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Good morning. Thank you for joining us. Ahead of discussing our results for the quarter, I'd like to share that Robert Steele, who has served on our Board since 2016, has been appointed to serve as our Lead Independent Director. His extensive experience and knowledge of our industry and our business will be invaluable. This appointment enhances our corporate governance and we all look forward to working with Rob and in his expanded role.

Let's return to our results. Our first quarter results reflect a solid start to the year as we continued our transformation of our company. We're pleased with our performance in sales, earnings and cash flows. For the quarter, we saw merchandise comp sales of 1.9%, representing a 3.9% 2-year stacked comp. Sales were affected by the timing shift of government assistance benefits, which we discussed last quarter. Without this shift, our comp sales would have been above the high end of our full year guidance range, which is 1.5% to 2.5%. Adjusted EBITDA was $124 million, up 2% over last year, which exceeded our internal expectations. We continue to drive strong cash flows and expect to reach our goal of leverage below 3x EBITDA in Q2, well ahead of our accelerated schedule.

My comments today will be focused on the work we are doing to transform our company for the long-term. Our investments are focused on building capabilities across our strategic priorities, which are acquiring and retaining members, delivering value to get them shopping, making it more convenient to shop at BJ's and, of course, expanding our strategic footprint.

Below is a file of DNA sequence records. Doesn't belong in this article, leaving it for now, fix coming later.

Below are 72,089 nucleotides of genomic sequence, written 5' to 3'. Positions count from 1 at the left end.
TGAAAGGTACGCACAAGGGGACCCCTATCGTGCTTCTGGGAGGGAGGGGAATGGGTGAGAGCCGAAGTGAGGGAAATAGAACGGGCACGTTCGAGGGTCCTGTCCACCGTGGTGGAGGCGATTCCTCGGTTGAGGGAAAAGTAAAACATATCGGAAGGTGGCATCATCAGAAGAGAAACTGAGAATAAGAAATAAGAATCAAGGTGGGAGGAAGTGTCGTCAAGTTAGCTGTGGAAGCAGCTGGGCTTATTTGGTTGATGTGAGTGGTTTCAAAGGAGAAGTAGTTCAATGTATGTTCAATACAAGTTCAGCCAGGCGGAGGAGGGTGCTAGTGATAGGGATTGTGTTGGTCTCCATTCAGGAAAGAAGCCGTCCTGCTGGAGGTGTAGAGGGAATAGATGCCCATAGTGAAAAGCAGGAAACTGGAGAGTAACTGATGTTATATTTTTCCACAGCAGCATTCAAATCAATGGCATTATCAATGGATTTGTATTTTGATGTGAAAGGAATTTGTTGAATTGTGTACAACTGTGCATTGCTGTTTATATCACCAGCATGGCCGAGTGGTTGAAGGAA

First, I'll give you an update on acquiring and retaining members. Our membership level remains at historic highs, and we delivered record membership fee income in the quarter. We continue to see increases in both new members and renewals. In addition, we experienced double-digit growth in members enrolling in our higher tier memberships. Our co-brand credit card is a powerful tool for delivering value and engaging our members. As a group, our credit card holders are among our most loyal members with the highest lifetime value. Since we launched the program in 2014, enrollment in our credit card plan has quintupled and we continue to find new and innovative ways to improve this program. As I mentioned on previous calls, last year, we invested in technology that enables credit card sign-ups throughout our in-lane POS system. Early results of this investment are encouraging, with new credit card enrollment up more than 20% over the same period last year, and we expect strong growth to continue during 2019.

Our second priority is to deliver value to get our members shopping. We started our assortment transformation in our general merchandise business several years ago. Our GM performance shows that members respond well to new categories, products and brands, obviously at unbeatable prices. For the first quarter, our GM comp sales were up 9%, a continuation of our strong third and fourth quarter performance. We saw growth during the quarter in a number of general merchandise categories, including consumer electronics, toys and home, which includes products such as gift cards, books and kitchen items. Our investment in assortment capabilities is driving continued growth in our apparel business. We're able to change our inventory more often, ensuring that we can deliver relevant styles and seasonal items at the right time, at great prices.

Since we started our apparel transformation, we've seen growth in categories like children's licensed apparel and women's athleisure. In the first quarter, we've continued to see these trends, while also seeing strong performance in men's activewear from brands such as Reebok and Champion. Given our consumer target, man's workwear has also been a growth driver for us.

TV sales were also very strong in the quarter, driven by our assortment and the investments we made to improve the quality of signals in our clubs to better showcase high definition TVs. Growth has been particularly strong in premium TVs, which we define as those larger than 60 inches.